Adrien is a piano prodigy, but when he fails to win the music prize he worked so hard for his life falls apart and he retreats into work as a piano tuner, but then he creates a pretend persona as a blind man, finding his clients are more trusting and kinder and more intimate with him when they believe he is blind. And then on one visit he sees something he shouldn’t, and the question is does his client think a blind man may stumble on their secret or not? Very stylish short French film, with English subtitles:
By Jacques Tardi
Published by Fantagraphics
I’ve been pretty delighted to see the crew at Fantagraphics translating and publishing some of the excellent work of acclaimed French BD artist Jaques Tardi over the last year or so (with more to come), but I’ve been especially keen to read the translation of his It Was the War of the Trenches, having first come across it in French a few years ago, just a few pages from it extracted in a French comics mag I’d picked up. Even those few pages made quite an impression on me and I’ve had a strong desire to read the whole book ever since, so before we start kudos to Fanta for publishing this and other works by Tardi for the English language readership.
Where do you start when your subject is the Great War? How do you approach a conflict which had casualties running into the millions? Which brought new levels of unbelievable, mechanised, mass-produced horror and slaughter to the world, which saw the fall of governments and whole empires, redrew the map, shattered an entire generation and broke social divides? The statistics from the First World War are mind-numbing; they become mere numbers after a while. Our brains simply cannot really process the fact of millions of deaths – we need the personal level in order for us to emotionally engage with the savage events and, like Mills and Colquhoun did with the classic British WWI series Charley’s War, we get that personal, soldier’s level view of events. The men in these trenches may only represent a fraction of the millions from many nations dug into the scarred earth of the trenches, but they are personalised, they’re real and that makes it much easier to identify with them and empathise with the awfulness of trench warfare.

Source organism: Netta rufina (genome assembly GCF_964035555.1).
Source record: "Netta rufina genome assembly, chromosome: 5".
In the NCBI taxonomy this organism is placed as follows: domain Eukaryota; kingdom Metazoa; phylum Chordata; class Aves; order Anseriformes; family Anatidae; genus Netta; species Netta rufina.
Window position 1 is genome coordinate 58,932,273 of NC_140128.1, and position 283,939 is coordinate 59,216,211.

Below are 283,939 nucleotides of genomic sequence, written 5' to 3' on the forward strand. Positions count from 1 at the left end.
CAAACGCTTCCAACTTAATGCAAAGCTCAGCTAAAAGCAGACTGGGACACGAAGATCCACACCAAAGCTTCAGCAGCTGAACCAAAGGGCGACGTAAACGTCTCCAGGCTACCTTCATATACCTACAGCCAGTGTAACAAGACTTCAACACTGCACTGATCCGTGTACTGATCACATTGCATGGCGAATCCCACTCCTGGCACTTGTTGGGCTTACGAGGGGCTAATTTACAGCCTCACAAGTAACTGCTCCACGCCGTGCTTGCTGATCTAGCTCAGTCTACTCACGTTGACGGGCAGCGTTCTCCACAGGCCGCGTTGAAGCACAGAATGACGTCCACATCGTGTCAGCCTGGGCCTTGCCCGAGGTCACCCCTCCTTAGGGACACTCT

(Tardi captures the industrialisation of the slaughter of war and contrasts the awful effectiveness of manufactured steel and explosives against human bodies and the very earth itself, a Hellish landscape where even the dead cannot rest; (c) Tardi, published Fantagraphics)
Lacking the ongoing characters of a serial strip like Charley’s War, Tardi opts for a more documentary approach, selecting scenes from the war and following a short story of a small group or an individual caught up in a collective madness beyond their control (reminiscent of Burns’ approach in the highly respected Civil War series, using personal tales and reminiscences to give us a human, personal face to vast events). Starting with an even-handed scene setter showing the daily routine of shelling from both the German and French, which then introduces the trenches and the hell of No Man’s Land, cleverly introducing the first man he will follow, Binet. Alas, when we first see him, Private Binet is already dead and rotting away in No Man’s Land, so we already know that he’s going to be one of those vast numbers of statistics. As Tardi goes back to fill in some of Binet’s life he becomes a person, not another number. I think it’s quite brave of Tardi to have as his first character a man who’s quite misanthropic and unlikeable; he’s not trying to paint all of the fallen as saints or heroic paragons of virtue and honour, they are people, some good, some miserable, some funny, some selfish. Binet is not very likeable, but he doesn’t deserve the dreadful death he will endure.
And that’s surely part of Tardi’s point, that this huge, mechanical, industrialised war swallowed all who came before it, regardless of their character, the good and the bad, the poor and the noble born. The suffering Tardi portrays is universal to all of the front line troops – on both sides – and civilians caught up in the maelstrom of events too. A scene from the earlier, more mobile segment of the war shows advancing German troops driving Belgian refugees in front of them to act as human shields, uncaring of the vicious immorality of their actions. It sounds like a piece of the (rather obvious to modern, media savvy eyes) propaganda that was circulated in Allied nations about the ‘monstrous Hun’, but actually it is based on real events. Not that Tardi paints only the decisions like this by war-mongering Prussian generals, he shows the French commanders as uncaring and immoral as the German ones, when they order their men to fire anyway because, after all, the human shield isn’t composed of their countryfolk…
(Belgian refugees caught between equally uncaring French and German troops in the early days of the war, (c) Tardi, published Fantagraphics)